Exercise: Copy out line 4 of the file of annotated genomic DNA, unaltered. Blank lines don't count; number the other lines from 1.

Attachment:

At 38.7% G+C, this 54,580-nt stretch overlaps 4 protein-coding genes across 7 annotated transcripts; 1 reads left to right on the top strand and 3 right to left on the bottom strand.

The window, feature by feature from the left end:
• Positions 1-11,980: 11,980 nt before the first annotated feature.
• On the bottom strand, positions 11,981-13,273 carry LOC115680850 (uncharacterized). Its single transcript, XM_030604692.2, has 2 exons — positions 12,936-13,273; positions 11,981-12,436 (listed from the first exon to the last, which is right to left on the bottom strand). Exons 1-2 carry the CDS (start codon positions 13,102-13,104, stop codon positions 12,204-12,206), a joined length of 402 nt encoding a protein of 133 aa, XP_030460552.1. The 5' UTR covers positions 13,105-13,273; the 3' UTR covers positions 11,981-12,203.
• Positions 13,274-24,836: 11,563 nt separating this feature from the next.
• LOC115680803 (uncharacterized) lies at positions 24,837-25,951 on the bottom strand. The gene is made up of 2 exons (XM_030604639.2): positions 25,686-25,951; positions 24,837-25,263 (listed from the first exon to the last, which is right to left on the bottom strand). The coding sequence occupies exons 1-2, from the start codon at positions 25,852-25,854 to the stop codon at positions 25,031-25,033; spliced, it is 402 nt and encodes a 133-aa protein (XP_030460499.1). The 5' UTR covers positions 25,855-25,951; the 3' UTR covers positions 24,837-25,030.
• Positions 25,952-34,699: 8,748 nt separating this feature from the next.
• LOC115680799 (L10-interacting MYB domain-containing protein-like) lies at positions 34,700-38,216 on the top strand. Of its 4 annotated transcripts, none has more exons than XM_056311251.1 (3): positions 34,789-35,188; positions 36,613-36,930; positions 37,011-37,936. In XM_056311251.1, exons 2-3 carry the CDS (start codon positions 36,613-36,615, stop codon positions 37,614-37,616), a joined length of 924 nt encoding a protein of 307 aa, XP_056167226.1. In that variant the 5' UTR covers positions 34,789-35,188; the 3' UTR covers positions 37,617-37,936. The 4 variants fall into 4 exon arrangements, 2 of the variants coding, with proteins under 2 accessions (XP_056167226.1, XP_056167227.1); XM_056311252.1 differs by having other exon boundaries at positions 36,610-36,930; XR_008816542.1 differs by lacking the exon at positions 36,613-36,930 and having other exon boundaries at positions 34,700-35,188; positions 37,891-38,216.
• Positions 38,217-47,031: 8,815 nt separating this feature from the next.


• On the bottom strand, positions 11,981-13,273 carry LOC115680850 (uncharacterized). Its single transcript, XM_030604692.2, has 2 exons — positions 12,936-13,273; positions 11,981-12,436 (listed from the first exon to the last, which is right to left on the bottom strand). Exons 1-2 carry the CDS (start codon positions 13,102-13,104, stop codon positions 12,204-12,206), a joined length of 402 nt encoding a protein of 133 aa, XP_030460552.1. The 5' UTR covers positions 13,105-13,273; the 3' UTR covers positions 11,981-12,203.